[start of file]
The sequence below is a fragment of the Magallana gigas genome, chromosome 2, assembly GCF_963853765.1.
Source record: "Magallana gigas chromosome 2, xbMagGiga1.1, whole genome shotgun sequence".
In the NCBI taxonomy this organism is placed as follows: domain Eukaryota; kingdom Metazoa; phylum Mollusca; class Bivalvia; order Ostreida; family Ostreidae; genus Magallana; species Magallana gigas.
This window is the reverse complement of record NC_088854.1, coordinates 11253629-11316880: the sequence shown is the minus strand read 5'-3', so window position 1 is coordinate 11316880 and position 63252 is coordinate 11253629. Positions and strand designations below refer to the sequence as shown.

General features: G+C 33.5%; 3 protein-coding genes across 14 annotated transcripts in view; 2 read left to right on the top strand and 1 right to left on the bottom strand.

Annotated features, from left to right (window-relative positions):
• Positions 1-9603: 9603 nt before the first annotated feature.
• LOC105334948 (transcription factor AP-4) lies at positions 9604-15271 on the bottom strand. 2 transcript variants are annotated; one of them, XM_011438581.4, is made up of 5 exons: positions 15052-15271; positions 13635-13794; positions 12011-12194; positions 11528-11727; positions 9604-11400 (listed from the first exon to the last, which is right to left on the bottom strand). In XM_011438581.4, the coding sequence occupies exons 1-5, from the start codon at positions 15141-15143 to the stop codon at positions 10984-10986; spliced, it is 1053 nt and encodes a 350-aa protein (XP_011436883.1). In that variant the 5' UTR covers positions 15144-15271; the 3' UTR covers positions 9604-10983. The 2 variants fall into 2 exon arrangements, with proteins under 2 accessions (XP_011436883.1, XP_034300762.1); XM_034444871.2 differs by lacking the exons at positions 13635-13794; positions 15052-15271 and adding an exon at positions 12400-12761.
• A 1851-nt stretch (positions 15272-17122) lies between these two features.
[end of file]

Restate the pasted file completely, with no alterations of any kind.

The sequence below is a fragment of the Magallana gigas genome, chromosome 2, assembly GCF_963853765.1.
Source record: "Magallana gigas chromosome 2, xbMagGiga1.1, whole genome shotgun sequence".
In the NCBI taxonomy this organism is placed as follows: domain Eukaryota; kingdom Metazoa; phylum Mollusca; class Bivalvia; order Ostreida; family Ostreidae; genus Magallana; species Magallana gigas.
This window is the reverse complement of record NC_088854.1, coordinates 11253629-11316880: the sequence shown is the minus strand read 5'-3', so window position 1 is coordinate 11316880 and position 63252 is coordinate 11253629. Positions and strand designations below refer to the sequence as shown.

General features: G+C 33.5%; 3 protein-coding genes across 14 annotated transcripts in view; 2 read left to right on the top strand and 1 right to left on the bottom strand.

Annotated features, from left to right (window-relative positions):
• Positions 1-9603: 9603 nt before the first annotated feature.
• LOC105334948 (transcription factor AP-4) lies at positions 9604-15271 on the bottom strand. 2 transcript variants are annotated; one of them, XM_011438581.4, is made up of 5 exons: positions 15052-15271; positions 13635-13794; positions 12011-12194; positions 11528-11727; positions 9604-11400 (listed from the first exon to the last, which is right to left on the bottom strand). In XM_011438581.4, the coding sequence occupies exons 1-5, from the start codon at positions 15141-15143 to the stop codon at positions 10984-10986; spliced, it is 1053 nt and encodes a 350-aa protein (XP_011436883.1). In that variant the 5' UTR covers positions 15144-15271; the 3' UTR covers positions 9604-10983. The 2 variants fall into 2 exon arrangements, with proteins under 2 accessions (XP_011436883.1, XP_034300762.1); XM_034444871.2 differs by lacking the exons at positions 13635-13794; positions 15052-15271 and adding an exon at positions 12400-12761.
• A 1851-nt stretch (positions 15272-17122) lies between these two features.